Like old days: Lochte, Phelps 1-2 in 200 IM at nationals

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2014 Phillips 66 National Championships

Ryan Lochte and Michael Phelps smile on the podium with their first and second place medals respectively in the 200-meter IM final. (Harry How / Getty Images / August 11, 2014)

IRVINE, Calif. — Like all the elite swimmers at this U.S. Championships, Winnetka's Conor Dwyer faced a dilemma because of the unusual selection process to which results from this meet contribute.

The top two finishers in nearly all events at nationals — and top four in the 100 and 200 freestyles — have qualified for the U.S. team at the Pan Pacific Championships Aug. 21-24 in Australia.

After Pan Pacs, USA Swimming will pick its team for the 2015 World Championships. That is where this gets curious, complicated and confusing.

All members of the Pan Pac team can enter any event they want in Australia. Anyone can snatch a place in a particular event at next year's worlds by swimming faster in the "A" or "B" final at Pan Pacs than one of the top two did in the "A" final at nationals.

"It's going to be kind of a weird situation at Pan Pacs where we are a team but we are still competing for places at worlds," said Cal-Berkeley's Teri McKeever, women's team coach at Pan Pacs.

The impact of that system — also used in 2010 for that year's Pan Pacs and the following year's worlds — means many athletes have been "swimming through" nationals, doing just enough to make the Pan Pac team.

Dwyer, who qualified for Pan Pacs with a second in the 200 free and fourth in the 100, is among that group.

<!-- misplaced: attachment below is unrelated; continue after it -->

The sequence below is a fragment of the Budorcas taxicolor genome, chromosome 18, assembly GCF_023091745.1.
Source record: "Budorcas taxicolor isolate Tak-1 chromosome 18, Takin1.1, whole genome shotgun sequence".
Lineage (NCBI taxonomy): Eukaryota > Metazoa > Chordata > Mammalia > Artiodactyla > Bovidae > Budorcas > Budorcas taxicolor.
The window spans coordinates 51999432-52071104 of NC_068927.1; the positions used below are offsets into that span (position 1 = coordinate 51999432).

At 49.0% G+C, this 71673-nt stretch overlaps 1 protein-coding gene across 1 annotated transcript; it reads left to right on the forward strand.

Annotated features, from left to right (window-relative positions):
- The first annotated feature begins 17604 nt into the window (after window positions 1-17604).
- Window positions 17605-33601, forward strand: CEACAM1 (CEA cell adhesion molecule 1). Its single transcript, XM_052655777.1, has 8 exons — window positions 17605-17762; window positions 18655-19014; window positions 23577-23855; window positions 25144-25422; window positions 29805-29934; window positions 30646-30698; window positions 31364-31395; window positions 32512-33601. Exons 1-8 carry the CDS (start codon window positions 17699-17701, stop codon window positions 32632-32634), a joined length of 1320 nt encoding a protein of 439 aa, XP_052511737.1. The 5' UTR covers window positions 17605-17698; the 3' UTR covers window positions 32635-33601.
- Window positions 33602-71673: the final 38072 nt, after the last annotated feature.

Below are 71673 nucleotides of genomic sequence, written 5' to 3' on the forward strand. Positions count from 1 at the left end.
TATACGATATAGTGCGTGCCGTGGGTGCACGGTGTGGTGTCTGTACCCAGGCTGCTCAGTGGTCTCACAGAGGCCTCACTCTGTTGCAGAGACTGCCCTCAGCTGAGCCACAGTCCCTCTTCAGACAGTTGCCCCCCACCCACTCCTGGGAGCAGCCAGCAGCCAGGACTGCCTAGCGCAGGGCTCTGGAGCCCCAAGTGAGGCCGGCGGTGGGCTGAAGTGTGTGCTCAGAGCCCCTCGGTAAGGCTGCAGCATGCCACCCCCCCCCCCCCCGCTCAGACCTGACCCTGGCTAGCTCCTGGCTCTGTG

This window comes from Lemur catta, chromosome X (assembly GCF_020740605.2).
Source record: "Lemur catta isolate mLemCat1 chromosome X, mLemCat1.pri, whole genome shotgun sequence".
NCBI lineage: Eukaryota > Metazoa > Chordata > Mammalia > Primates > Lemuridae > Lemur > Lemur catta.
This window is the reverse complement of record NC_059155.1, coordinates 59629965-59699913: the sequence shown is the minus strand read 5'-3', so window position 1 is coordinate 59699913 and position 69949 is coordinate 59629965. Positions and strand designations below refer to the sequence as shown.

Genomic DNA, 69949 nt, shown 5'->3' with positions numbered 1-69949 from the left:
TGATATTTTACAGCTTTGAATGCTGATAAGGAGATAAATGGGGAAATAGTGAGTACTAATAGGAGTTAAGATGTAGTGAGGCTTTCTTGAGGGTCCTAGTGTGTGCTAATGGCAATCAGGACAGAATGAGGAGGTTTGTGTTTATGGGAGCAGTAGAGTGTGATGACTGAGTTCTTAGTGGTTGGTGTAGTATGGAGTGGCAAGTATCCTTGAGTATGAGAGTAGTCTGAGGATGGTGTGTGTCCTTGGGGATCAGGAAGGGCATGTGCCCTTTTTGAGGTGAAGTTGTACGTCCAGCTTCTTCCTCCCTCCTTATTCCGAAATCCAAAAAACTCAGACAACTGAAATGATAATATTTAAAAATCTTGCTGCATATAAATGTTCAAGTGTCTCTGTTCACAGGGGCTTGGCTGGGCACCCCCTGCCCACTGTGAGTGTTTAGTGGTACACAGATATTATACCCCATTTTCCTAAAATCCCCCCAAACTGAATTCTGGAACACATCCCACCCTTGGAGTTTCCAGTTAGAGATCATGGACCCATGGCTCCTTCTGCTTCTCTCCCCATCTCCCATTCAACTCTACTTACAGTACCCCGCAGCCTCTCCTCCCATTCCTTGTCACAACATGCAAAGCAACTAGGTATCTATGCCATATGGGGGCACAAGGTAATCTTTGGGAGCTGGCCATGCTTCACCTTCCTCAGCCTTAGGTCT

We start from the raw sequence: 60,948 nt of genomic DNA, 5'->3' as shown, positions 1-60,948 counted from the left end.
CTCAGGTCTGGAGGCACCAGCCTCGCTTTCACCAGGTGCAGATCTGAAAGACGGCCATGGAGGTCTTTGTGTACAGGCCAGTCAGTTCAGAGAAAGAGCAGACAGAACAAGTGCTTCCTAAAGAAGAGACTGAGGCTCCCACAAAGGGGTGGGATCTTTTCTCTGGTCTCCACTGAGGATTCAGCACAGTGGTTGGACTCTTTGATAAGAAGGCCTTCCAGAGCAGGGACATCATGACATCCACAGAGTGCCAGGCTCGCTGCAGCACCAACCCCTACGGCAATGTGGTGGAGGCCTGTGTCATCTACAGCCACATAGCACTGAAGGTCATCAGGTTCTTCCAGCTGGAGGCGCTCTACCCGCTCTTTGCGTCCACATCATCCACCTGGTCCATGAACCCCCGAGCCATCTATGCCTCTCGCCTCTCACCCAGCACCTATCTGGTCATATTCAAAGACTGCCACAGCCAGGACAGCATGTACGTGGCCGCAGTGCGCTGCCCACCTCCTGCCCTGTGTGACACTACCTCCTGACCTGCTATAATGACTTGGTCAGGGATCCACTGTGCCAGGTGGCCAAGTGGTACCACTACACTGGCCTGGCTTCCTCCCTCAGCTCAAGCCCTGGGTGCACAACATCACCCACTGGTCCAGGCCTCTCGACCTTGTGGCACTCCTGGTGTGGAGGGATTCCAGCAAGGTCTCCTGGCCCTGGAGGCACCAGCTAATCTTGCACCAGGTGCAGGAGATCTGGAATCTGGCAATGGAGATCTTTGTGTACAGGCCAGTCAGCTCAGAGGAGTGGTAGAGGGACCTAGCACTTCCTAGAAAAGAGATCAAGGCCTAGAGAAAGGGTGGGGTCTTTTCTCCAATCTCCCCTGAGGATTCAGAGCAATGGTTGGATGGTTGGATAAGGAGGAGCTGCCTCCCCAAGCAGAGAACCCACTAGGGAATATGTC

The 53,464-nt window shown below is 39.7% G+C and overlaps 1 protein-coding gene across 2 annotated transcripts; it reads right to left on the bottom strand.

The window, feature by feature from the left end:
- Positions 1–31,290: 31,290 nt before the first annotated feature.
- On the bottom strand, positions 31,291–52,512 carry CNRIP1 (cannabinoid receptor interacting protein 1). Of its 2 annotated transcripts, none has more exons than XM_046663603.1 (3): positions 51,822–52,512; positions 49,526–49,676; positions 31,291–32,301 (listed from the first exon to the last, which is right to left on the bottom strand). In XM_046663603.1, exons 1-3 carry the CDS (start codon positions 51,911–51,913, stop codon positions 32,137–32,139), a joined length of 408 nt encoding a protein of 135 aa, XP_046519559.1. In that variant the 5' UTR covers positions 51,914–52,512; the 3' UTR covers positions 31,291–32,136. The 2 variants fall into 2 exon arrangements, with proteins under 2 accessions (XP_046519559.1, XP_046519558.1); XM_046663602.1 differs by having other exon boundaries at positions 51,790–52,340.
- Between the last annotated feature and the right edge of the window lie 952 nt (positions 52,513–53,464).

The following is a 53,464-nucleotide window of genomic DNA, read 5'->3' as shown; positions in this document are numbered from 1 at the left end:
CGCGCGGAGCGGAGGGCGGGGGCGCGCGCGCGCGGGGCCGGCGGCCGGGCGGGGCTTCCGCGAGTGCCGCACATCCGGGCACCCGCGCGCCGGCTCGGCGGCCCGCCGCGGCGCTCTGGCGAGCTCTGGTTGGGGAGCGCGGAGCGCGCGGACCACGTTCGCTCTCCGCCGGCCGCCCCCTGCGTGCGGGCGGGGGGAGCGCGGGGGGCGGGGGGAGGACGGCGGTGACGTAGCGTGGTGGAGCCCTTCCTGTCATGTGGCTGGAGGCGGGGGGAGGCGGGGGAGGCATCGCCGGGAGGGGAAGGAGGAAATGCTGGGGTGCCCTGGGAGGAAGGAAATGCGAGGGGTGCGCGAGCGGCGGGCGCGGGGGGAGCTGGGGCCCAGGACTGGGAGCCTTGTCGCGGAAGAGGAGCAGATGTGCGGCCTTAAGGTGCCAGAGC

"I hate to say it, but I have been kind of looking toward to Australia instead of focusing on this," he said.

That did not deter the 2012 Olympic relay gold medalist from swimming a personal-best time in the Sunday heats of the 200 individual medley.

"I know I'm going to have to go fast in Australia to make worlds, so why not play with it now?" Dwyer said.

A time of 1 minute, 57.74 seconds made him the fastest in the heats and briefly the third-fastest swimmer in the world this year, a list topped by Japan's Kosuke Hagino (1:55.38.).

Dwyer dropped two places after finishing fourth with a slower time in a final when the two old U.S. superstars, Ryan Lochte and Michael Phelps, staged a battle that recalled the glory days of their rivalry.

Lochte, 30, won in 1:56.50, with Phelps, 29, second in 1:56.55. That made them No. 2 and No. 3 in the event worldwide this season. Dwyer clocked 1:58.03.

"This has been an up-and-down year, and I'm glad to get a win," said Lochte, second, seventh and fifth in his other three finals here.

For Phelps, this was the first time he has left the summer national meet without a title in 12 appearances dating to 2000. After finishing seventh, second and sixth in his other three events, Phelps clearly was pleased with his performance in the 200 IM, an event in which he won two of his record 18 Olympic gold medals.

"Being able to finish this way is definitely better than where I was at the beginning of the meet," Phelps said.

Given the global dominance of U.S. swimming in recent years, there usually is a raft of world-leading times at the national championships, but this meet has produced just two: Katie Ledecky's world record in the final of the 400 freestyle (her time from the heats had been the world leader), and Phelps' time in the heats of the 100 butterfly. Competing in an outdoor pool likely slowed many swimmers.

Matt Grevers, 2012 Olympic backstroke gold medalist and double winner at this nationals, does not like the two-years-in-one selection process, which does not necessarily pick swimmers who will have improved substantially to be at their best right before the 2015 world meet next July in Kazan, Russia.

"The weirdest part is you know you have to qualify (this year) for 2015 worlds," Dwyer said. "It's all about just focusing on best times."

National team director Frank Busch said the selection process was designed to give leading swimmers a year of uninterrupted training leading to worlds.

"There will be some kids next summer faster than some of the athletes who performed here," Busch said.


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